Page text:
Sven Wunder:
Payments for Environmental Services: Bridging the Trade-Offs between Tropical Conservation and Development


Centre for International Forestry Research (CIFOR), Brazil

Over the past couple of decades, it has with respect to tropical forest conservation become increasingly clear that the so-called `win-win' scenarios are rare exceptions: more often than not interventions are faced with hard trade-offs between environmental goals and immediate welfare improvements. Payments for Environmental Services (PES) are designed explicitly to address such trade"=offs through compensations. PES refer to voluntary, conditional agreements between at least one service buyer and one seller over a well"=defined environmental service, or land-use assumed to produce that service. Designed as targeted incentives, PES have the potential to become a highly cost-efficient environmental management tool. At the same time, PES could attract new sources of conservation financing, in particular from the private sector. However, while many economists strongly believe in the potential of PES, many professionals from other disciplines remain overwhelmingly skeptical. This presentation sketches and evaluates opposed viewpoints around the following five PES dimensions: definition of the environmental service, land and resource tenure, incentive efficiency, development implications, and equity concerns. The discussion is enriched by observations from real-world PES examples in tropical countries, drawing on comparative work by the Center for International Forestry Research (CIFOR). The results can help us understand what we can realistically expect from PES, between the extremes of magic potion and neoliberal venom, and under which preconditions their application may be useful.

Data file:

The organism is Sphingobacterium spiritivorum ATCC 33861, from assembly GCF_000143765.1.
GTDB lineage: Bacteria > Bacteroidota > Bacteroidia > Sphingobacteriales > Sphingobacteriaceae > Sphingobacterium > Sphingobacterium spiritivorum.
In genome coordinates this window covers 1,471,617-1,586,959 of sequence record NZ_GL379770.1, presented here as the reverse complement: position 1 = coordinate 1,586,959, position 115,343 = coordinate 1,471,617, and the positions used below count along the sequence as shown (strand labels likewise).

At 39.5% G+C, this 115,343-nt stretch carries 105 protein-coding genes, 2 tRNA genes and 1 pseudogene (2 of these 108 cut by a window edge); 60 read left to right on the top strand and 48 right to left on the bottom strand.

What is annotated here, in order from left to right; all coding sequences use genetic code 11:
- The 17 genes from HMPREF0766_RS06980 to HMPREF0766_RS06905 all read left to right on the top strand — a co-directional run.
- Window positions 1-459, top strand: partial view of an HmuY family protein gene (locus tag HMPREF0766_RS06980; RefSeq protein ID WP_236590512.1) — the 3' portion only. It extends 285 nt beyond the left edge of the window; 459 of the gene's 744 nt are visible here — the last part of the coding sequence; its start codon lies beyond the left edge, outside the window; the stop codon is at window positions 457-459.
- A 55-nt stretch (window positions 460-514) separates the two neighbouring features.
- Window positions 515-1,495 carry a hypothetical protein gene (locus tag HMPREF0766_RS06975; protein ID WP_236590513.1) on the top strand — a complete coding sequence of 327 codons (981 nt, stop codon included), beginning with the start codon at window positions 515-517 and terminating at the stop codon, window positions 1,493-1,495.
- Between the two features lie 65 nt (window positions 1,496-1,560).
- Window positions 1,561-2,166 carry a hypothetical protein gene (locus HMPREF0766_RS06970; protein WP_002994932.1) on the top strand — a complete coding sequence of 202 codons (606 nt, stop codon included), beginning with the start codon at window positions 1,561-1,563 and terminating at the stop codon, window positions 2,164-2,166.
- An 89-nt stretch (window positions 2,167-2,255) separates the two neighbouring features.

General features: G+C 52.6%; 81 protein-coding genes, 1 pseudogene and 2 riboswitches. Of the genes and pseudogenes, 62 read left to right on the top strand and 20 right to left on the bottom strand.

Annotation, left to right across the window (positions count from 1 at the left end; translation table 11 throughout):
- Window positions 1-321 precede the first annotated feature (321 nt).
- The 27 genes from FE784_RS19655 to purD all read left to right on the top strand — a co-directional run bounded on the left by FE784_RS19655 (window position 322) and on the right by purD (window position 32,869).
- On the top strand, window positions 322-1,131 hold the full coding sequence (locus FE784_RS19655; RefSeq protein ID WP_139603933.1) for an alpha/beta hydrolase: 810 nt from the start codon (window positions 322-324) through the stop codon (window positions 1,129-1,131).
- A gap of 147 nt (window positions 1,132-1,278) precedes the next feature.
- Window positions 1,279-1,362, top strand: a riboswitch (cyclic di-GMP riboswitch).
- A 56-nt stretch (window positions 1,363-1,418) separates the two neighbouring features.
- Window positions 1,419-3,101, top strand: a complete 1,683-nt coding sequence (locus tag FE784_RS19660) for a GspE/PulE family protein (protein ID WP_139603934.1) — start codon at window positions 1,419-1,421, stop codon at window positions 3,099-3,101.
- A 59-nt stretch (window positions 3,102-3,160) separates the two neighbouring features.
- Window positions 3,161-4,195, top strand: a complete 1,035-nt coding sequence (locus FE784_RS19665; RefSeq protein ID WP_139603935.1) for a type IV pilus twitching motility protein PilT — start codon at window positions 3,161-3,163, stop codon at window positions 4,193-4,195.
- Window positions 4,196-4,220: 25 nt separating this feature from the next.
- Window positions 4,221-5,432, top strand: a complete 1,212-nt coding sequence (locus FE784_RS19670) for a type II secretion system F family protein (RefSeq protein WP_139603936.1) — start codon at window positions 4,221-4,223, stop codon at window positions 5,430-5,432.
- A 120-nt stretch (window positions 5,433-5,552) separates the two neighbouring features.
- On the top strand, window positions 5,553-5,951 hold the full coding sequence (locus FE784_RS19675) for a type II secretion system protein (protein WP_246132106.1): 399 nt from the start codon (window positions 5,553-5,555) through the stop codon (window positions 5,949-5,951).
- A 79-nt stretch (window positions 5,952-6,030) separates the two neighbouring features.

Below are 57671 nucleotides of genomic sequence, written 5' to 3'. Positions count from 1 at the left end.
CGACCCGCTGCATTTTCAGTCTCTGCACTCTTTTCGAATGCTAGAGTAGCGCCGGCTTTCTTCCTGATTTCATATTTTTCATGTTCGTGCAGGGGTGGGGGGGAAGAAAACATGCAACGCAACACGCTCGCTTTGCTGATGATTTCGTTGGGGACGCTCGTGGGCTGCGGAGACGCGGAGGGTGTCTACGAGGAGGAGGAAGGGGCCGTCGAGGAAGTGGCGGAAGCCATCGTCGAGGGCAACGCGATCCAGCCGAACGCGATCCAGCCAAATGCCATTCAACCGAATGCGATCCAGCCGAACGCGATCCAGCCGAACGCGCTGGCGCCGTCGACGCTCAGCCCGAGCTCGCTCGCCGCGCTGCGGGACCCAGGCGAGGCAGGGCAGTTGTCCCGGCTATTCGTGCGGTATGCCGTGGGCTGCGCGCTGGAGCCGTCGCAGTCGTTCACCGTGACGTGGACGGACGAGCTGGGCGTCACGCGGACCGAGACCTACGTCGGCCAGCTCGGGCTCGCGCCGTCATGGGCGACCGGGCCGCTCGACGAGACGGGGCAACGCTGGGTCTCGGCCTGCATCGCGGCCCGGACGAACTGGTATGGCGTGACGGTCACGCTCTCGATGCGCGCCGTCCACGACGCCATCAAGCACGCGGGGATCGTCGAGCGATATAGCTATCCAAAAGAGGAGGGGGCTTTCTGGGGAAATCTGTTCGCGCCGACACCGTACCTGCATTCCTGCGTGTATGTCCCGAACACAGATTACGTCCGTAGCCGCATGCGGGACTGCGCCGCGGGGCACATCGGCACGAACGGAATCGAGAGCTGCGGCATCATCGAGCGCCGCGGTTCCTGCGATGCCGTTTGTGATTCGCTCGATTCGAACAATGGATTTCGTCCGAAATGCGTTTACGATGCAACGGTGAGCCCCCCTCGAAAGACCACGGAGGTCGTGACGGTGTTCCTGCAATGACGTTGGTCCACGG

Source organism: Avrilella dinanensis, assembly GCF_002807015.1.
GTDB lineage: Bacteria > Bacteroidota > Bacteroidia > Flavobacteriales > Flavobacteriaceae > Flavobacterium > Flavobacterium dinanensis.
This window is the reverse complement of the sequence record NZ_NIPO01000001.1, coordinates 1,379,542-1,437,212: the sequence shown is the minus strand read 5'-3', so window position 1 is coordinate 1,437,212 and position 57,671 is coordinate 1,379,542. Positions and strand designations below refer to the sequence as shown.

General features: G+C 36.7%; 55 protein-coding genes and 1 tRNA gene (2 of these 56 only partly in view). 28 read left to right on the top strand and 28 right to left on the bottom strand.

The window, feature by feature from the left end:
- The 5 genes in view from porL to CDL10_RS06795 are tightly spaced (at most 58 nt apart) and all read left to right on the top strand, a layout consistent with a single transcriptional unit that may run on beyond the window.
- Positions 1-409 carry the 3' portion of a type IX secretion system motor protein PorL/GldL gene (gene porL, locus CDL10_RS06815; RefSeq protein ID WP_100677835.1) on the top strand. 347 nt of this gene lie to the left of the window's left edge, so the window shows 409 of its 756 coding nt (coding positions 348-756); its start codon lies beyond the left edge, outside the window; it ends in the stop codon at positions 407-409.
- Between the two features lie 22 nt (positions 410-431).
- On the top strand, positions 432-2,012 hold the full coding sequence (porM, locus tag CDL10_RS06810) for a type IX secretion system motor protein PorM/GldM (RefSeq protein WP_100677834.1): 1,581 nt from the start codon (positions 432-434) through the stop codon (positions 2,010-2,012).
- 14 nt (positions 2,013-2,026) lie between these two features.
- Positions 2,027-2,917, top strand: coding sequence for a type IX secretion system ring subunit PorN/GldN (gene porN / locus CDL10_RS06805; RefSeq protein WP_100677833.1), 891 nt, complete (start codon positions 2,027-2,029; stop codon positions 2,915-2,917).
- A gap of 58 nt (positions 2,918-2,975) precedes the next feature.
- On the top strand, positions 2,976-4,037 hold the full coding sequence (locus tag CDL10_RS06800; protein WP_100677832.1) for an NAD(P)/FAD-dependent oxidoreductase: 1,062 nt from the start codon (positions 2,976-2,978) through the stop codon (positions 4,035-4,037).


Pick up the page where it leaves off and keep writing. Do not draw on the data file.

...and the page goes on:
Keywords: Payments for environmental services, economic incentives, development, compensation, land use change


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Contact Address: Sven Wunder, Centre for International Forestry Research (CIFOR)Trav. Dr. Enéas Pinheiro S/N, 66.095-100 Belem, Brazil, e-mail:
Andreas Deininger, November 2007